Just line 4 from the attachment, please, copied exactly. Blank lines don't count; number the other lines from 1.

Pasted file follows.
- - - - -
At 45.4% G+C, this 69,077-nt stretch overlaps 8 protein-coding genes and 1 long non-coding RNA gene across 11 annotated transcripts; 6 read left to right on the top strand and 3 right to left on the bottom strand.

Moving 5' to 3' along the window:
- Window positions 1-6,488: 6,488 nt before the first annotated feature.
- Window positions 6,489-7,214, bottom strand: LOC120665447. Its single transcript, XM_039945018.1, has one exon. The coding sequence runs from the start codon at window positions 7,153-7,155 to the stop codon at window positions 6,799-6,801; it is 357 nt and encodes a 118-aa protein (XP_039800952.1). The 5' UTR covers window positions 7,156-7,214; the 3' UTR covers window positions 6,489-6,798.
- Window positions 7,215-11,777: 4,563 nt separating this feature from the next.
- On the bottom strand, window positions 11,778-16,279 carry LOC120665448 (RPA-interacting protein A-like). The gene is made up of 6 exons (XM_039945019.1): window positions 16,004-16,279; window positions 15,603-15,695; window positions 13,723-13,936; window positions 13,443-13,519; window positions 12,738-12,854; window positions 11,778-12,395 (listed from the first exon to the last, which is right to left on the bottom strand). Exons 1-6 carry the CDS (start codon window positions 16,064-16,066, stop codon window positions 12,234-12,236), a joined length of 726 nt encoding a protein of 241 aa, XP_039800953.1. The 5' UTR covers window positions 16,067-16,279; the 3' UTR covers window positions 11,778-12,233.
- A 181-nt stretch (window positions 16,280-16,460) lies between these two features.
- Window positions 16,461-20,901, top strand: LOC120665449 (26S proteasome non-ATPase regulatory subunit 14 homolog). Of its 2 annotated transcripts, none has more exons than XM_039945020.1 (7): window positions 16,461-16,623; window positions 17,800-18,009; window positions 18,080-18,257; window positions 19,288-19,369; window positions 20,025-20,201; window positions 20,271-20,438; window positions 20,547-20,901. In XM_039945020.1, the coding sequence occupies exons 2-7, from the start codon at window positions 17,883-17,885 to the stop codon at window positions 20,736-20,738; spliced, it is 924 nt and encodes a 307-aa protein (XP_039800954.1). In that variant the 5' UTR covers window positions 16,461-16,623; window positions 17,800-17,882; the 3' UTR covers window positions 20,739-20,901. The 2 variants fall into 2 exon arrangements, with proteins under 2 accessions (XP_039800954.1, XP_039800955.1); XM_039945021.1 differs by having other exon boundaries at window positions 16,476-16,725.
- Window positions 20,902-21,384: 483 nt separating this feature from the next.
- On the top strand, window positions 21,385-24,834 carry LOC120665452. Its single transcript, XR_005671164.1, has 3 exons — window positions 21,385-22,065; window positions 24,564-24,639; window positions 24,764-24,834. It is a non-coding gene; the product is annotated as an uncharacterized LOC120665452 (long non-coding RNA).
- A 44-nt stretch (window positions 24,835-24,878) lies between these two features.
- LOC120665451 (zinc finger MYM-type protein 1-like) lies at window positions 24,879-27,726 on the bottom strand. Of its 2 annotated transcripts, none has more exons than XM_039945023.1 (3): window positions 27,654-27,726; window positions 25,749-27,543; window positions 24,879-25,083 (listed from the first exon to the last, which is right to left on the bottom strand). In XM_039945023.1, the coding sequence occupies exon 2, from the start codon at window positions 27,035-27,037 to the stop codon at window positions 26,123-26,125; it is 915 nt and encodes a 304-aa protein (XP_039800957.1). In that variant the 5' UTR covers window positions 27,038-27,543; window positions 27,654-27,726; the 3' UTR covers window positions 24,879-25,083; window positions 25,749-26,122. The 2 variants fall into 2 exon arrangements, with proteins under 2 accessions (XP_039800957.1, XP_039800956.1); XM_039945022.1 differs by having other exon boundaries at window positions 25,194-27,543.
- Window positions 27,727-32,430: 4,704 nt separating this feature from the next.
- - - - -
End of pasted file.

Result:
- Window positions 6,489-7,214, bottom strand: LOC120665447. Its single transcript, XM_039945018.1, has one exon. The coding sequence runs from the start codon at window positions 7,153-7,155 to the stop codon at window positions 6,799-6,801; it is 357 nt and encodes a 118-aa protein (XP_039800952.1). The 5' UTR covers window positions 7,156-7,214; the 3' UTR covers window positions 6,489-6,798.